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Aliso Viejo parents upset over schools' lice policy
Capistrano district says kids with nits OK so long as lice are dead.

Wednesday, March 12, 2008

Kristen Cameron kissed her daughter goodnight, carefully avoiding her head slathered with mayonnaise.

She used the oil-based condiment as a natural alternative to kill an infestation of head lice that was resistant to more common treatments. The one-time treatment proved successful and, at the same time, traumatizing.

"The experience was disgusting," Cameron said of the incident that happened two years ago. "Nothing was working. But the mayonnaise smothered the lice and made the eggs fall right off her hair. To this day, she can't even stand the smell of it."

Cameron's daughter, now a fourth-grader at Canyon Vista Elementary School, hasn't had an outbreak since.

Other children in Aliso Viejo haven't been so fortunate.

Many elementary schools in the city have recently seen a high occurrence of head lice in students from kindergarten to fifth grade.

Frustrated parents blame the latest outbreak on what they say is a flaw in the Capistrano Unified School's District's head lice policy. District officials maintain that the policy is consistent with the American Academy of Pediatrics, and the Orange County and State Health departments.

The district supports a "no live lice" policy, which states if a student comes to school with adult lice, he or she is sent home with notification detailing options for treatment.

When more than one student has lice, the school sends a similar letter home with the entire classroom.

Proof of treatment must be shown before a student can return to class. If the lice eggs, or nits, are still visible post- treatment, it's OK.

"Once students have been treated, you can assume most of the lice are dead," said Andrea Karolys, a lead nurse with Capistrano Unified. "If students have dead eggs, we check to see if anything's moving. If they've been treated with proof, the probability is pretty small."

That's where parents have a problem.

Many want to see a "no nit" policy instated in their children's schools. This means if one egg, dead or alive, is found on a student's scalp, he or she is not allowed to attend school until every nit is eradicated.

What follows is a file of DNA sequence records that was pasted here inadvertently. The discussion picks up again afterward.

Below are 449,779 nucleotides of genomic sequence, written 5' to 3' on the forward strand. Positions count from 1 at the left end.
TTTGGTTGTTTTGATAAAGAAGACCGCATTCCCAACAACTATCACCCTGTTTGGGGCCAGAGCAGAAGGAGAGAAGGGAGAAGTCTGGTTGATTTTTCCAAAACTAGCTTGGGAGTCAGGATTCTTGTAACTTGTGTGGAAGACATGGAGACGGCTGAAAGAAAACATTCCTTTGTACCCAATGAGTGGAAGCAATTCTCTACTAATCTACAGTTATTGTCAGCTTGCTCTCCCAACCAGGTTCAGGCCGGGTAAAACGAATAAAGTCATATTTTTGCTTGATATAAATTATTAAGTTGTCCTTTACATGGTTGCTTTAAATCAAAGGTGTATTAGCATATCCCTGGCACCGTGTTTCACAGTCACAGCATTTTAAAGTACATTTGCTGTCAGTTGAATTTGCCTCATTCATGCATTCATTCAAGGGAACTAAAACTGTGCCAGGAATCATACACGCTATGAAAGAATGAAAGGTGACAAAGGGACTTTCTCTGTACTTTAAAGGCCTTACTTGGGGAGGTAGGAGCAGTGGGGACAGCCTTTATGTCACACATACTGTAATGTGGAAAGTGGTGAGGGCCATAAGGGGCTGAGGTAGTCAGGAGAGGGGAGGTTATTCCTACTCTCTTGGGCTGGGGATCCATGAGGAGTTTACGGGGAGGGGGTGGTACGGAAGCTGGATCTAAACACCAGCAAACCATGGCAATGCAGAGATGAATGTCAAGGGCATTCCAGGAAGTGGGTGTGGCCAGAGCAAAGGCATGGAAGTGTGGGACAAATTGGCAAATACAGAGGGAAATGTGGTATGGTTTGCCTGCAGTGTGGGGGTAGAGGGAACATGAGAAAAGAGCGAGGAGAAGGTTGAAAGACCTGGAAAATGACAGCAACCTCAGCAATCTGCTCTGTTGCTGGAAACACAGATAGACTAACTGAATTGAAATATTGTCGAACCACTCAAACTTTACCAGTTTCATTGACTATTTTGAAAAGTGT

"All the schools need to update or change their policy," said Anne Vittemberga, a mother of two girls who attend Canyon Vista. "Going by the district policy is very frustrating to me. It tells people 'don't alert other parents because you'll cause a panic' or 'you're going to cause absenteeism.' In reality, we're all a lot calmer by being more aware."

An itchy ponytail prompted a 10-minute search through her daughter Cara's hair where she found a nit about the size of a sesame seed. Vittemberga, a hairstylist, said she was lucky since she works with hair every day and knew what to look for.

"For most people, it's very difficult to see the nits," she said. "You have to really be diligent. If you miss one little egg that didn't die, they could get it again."

Capistrano Unified in its 2006-07 year-end health services report recorded 387 cases of students who were excluded from school due to head lice.

That's roughly .7 percent of all students in the 51,000-student school district, according to Pamela Kahn, coordinator of health and wellness for the Orange County Department of Education.

In a similar report, the Santa Ana School District, with about 54,000 students, recorded a 1.3 percent exclusion rate.

Still, CUSD officials insist that many students are getting head lice from activities outside of school.

"We don't see anymore lice now than in the past," Karolys said. "It's a common occurrence that usually doesn't originate from a school situation. They crawl from head to head at sleepovers or at sports activities where hats are commonly shared."

Alexis Stevens missed three days of class at Don Juan Avila Elementary School after her mother Yvonne Stevens spotted lice in her hair following a sleepover with friends. Stevens' younger daughter Claire was kept out of school for the same reason.

Standing in the sunlight for two hours as Stevens scoured small sections of the girls' hair became an after-school activity, while washing pillow cases daily and boiling brushes were added to the list of family chores.

"It's a nuisance," Stevens said. "The school hides behind the district's policy instead of taking a stand. Parents may be ashamed of head lice, but I'm the first one on the phone calling the school. I have nothing to be ashamed of. The more we talk about it, the more everyone's aware."